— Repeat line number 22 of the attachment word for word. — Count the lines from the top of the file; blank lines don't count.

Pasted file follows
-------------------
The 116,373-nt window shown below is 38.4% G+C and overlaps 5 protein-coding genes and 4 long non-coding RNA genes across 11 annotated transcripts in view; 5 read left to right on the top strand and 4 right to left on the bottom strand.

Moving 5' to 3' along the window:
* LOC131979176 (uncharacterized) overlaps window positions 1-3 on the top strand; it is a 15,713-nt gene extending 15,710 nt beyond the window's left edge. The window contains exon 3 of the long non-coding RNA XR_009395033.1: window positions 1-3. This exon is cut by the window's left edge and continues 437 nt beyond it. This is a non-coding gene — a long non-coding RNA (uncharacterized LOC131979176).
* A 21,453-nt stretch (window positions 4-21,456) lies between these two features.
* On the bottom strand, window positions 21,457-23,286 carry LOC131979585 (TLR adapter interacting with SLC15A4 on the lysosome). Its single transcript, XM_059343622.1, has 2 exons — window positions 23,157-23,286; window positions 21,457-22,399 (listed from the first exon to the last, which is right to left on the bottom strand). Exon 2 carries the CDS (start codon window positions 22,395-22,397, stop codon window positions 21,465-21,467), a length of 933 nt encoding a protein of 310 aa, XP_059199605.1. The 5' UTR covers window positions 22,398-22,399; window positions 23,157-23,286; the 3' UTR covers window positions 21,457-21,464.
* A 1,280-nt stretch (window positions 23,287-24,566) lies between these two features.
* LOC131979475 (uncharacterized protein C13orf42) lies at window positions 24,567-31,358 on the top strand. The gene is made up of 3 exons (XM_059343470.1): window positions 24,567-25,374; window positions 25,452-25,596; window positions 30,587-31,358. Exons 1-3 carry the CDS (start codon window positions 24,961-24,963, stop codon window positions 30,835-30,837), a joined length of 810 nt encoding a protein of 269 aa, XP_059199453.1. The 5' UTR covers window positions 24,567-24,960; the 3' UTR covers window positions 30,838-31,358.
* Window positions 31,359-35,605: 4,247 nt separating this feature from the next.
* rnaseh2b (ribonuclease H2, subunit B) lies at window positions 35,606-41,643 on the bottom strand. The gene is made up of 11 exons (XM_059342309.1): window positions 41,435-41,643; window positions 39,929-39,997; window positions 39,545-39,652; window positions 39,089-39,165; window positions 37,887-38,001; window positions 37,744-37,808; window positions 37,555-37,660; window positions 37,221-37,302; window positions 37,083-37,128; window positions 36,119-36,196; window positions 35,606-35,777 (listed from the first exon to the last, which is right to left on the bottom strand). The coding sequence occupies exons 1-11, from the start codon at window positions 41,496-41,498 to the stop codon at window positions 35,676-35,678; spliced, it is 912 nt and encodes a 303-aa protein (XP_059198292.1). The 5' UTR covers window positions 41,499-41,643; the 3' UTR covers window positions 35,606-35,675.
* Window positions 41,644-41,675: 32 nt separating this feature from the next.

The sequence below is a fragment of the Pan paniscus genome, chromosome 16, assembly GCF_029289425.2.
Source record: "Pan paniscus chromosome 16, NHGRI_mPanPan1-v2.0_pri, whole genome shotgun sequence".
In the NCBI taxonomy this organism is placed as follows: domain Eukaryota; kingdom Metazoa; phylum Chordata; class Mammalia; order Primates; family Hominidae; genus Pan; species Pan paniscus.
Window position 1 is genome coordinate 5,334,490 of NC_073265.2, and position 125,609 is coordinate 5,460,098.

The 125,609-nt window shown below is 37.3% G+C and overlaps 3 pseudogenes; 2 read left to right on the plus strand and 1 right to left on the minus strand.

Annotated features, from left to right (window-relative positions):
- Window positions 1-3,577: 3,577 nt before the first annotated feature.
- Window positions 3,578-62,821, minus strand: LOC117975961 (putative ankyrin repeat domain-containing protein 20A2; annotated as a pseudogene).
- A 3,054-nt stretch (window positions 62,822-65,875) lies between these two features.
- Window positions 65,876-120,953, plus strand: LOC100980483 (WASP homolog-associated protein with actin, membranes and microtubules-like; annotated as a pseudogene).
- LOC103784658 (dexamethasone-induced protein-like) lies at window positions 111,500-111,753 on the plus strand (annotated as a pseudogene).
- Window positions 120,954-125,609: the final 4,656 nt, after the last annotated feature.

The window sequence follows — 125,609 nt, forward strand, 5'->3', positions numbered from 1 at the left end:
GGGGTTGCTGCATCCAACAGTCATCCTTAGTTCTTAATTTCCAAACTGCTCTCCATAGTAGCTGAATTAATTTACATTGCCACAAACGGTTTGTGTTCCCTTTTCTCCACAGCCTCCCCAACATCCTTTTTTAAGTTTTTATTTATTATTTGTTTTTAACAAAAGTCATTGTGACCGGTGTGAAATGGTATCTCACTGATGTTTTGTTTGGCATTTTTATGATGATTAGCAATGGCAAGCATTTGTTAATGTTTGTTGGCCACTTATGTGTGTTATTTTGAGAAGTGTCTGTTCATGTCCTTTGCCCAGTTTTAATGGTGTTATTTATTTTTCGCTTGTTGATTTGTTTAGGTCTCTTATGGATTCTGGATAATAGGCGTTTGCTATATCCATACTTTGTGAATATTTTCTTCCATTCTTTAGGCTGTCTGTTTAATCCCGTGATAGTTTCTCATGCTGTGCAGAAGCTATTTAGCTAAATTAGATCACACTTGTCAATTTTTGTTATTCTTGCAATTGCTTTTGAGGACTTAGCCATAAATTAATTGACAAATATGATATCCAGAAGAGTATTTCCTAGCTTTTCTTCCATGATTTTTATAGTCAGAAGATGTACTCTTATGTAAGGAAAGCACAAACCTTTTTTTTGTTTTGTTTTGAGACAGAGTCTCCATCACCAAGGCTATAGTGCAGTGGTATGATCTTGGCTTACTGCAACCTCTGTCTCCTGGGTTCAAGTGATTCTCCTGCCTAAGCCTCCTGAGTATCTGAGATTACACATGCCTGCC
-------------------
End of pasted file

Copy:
- Window positions 120,954-125,609: the final 4,656 nt, after the last annotated feature.